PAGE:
It is always the best policy to speak the truth, unless, of course, you are an exceptionally good liar.
Jerome K. Jerome
Jerome K(lapka) Jerome (1859-1927) spent the majority of his creative life writing for the stage, with which he was associated for over 50 years, but it is for a classic work of English humour that he is now remembered. 'Three Men in a Boat', and the sequel, 'Three Men on the Bummel' have an enduring popularity.
Novelist, essayist, humourist and playwright, Jerome Klapka Jerome was born in Walsall, Staffordshire in 1859. His father, Jerome Clapp Jerome was a qualified architect, and his mother, Marguerite Jones, was the daughter of a Swansea solicitor. His middle name was derived from George Klapka, an Hungarian exile, and friend of the family.
Owing to bad investments in the local mining industry, the family suffered poverty, and debt collectors often visited, an experience Jerome described vividly in his autobiography My Life and Times (1926). The family moved to London and lived in Poplar, where his father set up as an ironmonger. The young Jerome attended St Marylebone Grammar School. He wished to go into politics or be a man of letters, but the death of his father when he was thirteen, and that of his mother two years later, forced him to quit his studies and find work to support himself.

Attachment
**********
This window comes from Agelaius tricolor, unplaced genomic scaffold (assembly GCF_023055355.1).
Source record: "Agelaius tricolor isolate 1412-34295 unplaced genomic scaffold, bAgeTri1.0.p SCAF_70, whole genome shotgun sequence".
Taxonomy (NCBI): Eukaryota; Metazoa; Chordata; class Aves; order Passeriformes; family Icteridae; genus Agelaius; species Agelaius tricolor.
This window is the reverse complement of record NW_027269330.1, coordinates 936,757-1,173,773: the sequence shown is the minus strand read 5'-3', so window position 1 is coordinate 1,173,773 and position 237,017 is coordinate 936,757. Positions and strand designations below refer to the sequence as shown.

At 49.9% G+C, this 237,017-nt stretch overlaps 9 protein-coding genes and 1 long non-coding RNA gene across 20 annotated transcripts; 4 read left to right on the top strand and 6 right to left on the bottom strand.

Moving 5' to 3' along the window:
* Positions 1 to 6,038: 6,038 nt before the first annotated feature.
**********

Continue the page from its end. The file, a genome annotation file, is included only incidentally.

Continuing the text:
He was employed at the London and North Western Railway for four years, initially collecting coal that fell along the tracks, but later working as a clerk at Euston Railway Station. After that he tried acting, teaching and journalism, but by the time he reached his mid-twenties, he was completely broke. His first books to be published were On the Stage and Off (1885) and Idle Thoughts of an Idle Fellow (1886). In 1888 at the age of 29, he married Georgina Henrietta Stanley Marris. They spent their honeymoon by the Thames and on his return, Jerome began to write his most famous novel, Three Men in a Boat (1889). It was an instant success and made him a wealthy man. The sequel, Three Men on the Bummel (1900), took the same characters on a cycling tour of Europe.
In February 1927 he returned to his birthplace to be conferred with the honour of the Borough of Walsall. A few months later on the 14 June he died of a stroke.